Lower bond yields abroad are also seen as weighing on yields in the U.S. Roughly $15 trillion worth of government bonds worldwide, or 25% of the market, trade at negative yields, according to Deutsche Bank. That number has tripled since October 2018.

"We're in a globalized system, what's happening overseas is pulling U.S. yields down and they're going to stay lower," Joseph LaVorgna, managing director and chief economist for the Americas at Natixis, told CNBC's "Squawk Box" this week.

Low inflation in the U.S. that could be contributing to lower rates. Consumer prices rose more quickly than expected in July, helped by a jump in gasoline and the rising cost for rent. The consumer price index for all items was up 0.3% for the month, above expectations for a 0.2% increase. On an annualized basis, the core inflation rate increased 2.2%, while the headline number was up 1.8%.

If there was inflation risk, Lavorgna said the 10-year Treasury yield would be significantly higher, perhaps at least 2 percent.

"Now is not the time to panic, but the yield curve is telling you that growth is weakening," Lavorgna said.

Stock performance

Over the past 60 years, new lows for interest rates haven't always signaled new lows for stocks in the months that follow, according to analysis by Bespoke Investment Group. The firm found that when the 10-year Treasury Note yield hits a 52-week low, as it did this week, average forward returns for the S&P 500 are higher the following day, week, month, three months, six months and year.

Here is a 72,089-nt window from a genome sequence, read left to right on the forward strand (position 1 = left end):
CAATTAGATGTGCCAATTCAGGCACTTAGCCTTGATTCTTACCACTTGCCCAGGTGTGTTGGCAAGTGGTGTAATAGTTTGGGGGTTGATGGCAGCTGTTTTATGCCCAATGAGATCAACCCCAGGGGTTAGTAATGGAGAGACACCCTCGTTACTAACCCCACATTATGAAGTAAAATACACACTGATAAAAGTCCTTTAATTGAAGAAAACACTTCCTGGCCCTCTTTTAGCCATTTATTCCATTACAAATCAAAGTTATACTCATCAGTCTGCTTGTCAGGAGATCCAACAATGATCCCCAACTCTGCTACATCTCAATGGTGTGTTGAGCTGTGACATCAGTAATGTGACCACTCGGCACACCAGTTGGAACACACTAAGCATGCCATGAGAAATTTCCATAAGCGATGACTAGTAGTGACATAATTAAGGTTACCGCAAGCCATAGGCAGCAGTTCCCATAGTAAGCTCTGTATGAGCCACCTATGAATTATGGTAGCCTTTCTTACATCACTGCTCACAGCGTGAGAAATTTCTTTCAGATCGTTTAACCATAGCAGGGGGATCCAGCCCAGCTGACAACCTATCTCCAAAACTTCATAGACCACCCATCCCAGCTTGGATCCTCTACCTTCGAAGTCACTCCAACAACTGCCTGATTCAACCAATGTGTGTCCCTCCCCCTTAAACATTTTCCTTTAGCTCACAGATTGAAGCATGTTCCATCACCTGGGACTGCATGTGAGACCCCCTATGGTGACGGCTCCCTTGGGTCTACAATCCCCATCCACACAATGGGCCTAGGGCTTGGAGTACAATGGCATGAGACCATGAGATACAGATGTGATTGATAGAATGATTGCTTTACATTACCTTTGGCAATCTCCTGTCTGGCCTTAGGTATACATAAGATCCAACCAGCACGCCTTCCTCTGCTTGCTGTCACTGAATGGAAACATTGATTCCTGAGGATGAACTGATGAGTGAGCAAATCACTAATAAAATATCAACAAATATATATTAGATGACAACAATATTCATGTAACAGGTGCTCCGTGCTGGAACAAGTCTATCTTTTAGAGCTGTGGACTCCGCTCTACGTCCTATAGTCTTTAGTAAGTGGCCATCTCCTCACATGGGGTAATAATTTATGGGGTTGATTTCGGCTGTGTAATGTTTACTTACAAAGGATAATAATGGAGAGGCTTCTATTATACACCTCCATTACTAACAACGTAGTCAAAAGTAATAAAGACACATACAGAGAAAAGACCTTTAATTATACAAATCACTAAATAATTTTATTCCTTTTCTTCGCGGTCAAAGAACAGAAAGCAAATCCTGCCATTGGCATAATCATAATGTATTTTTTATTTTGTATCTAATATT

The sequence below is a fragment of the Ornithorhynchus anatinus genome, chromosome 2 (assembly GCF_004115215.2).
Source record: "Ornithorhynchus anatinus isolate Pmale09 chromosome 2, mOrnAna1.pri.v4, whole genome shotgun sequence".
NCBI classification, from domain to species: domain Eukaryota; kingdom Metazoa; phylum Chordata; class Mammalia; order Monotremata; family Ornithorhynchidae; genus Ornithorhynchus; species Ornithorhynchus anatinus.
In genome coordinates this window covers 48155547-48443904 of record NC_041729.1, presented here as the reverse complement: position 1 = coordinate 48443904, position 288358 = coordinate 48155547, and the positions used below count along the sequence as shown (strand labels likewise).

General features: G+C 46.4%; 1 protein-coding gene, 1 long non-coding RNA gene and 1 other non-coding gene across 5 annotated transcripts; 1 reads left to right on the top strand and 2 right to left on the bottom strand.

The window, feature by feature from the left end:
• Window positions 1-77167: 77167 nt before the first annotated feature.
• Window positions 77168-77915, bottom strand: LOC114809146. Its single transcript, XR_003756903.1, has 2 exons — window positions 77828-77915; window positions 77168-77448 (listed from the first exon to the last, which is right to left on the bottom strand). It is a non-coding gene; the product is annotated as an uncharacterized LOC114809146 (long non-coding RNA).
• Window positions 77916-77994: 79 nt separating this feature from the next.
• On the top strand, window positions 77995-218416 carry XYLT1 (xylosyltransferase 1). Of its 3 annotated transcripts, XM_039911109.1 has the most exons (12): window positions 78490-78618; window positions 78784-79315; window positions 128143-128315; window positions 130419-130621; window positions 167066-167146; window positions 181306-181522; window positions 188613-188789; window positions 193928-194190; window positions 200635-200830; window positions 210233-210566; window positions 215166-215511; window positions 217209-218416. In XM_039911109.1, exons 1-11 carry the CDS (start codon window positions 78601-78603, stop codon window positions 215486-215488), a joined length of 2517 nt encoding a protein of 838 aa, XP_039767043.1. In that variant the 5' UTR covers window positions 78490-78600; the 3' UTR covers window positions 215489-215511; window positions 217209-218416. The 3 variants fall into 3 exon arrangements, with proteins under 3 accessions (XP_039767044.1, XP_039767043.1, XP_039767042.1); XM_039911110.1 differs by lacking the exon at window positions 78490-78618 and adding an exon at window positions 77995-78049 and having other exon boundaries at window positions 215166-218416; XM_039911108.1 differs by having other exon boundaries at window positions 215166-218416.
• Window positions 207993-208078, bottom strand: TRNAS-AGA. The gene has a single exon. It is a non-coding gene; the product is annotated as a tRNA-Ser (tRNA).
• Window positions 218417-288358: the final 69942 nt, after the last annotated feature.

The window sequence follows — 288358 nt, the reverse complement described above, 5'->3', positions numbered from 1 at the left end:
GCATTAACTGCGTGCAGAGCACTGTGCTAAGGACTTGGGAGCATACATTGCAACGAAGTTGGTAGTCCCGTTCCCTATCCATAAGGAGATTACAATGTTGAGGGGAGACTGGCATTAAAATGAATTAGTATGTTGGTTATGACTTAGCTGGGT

"If anything, the historic precedent for equity market returns when rates are at new lows is bullish not bearish," Bespoke's George Pearkes says.

U.S. government debt yields fell within 10 basis points of a 52-week low Tuesday as investors continued to pour into safe-haven bets. The trade war between the U.S. and China two largest economies and concerns of slowing global economic growth have also pushed investors into assets like gold.

"Going forward, should we expect stocks to follow the path of interest rates lower? Not necessarily," Pearkes said. "There's a wide range of results: everything from strong bull markets to the start of bear markets to cycle lows."

Given the risk-aversion showing up in long-term interest rates, Pearkes said you might expect equity markets "to be on the ropes to a greater degree than is currently the case." The Dow Jones Industrial Average fell as much as 620 points Wednesday but is still up 10% this year. The S&P 500 is still up 14%.

To be sure, the flattening yield curve is still saying something. Peter Boockvar, chief investment officer of Bleakley Advisory Group, called the latest yield inversion "the last domino" in what has been a years-long progression.

"You can't ignore the trajectory of this flattening," he said. "While there are different things that drove the inversion, people are still worried about the global economy."

Low interest rates have resulted in some upbeat factors in the housing market, like a surge in refinancing, and strong mortgage applications. But Boockvar said there are still signs of a soft housing market and that new home purchases are anemic. Data out of China Wednesday, global PMI and weakness in U.S. manufacturing also back up investors' worries about the global economy.

"There's a laundry list of data points that show weakness — the Fed will try to offset that because the first rate cut didn't do it," Boockvar said.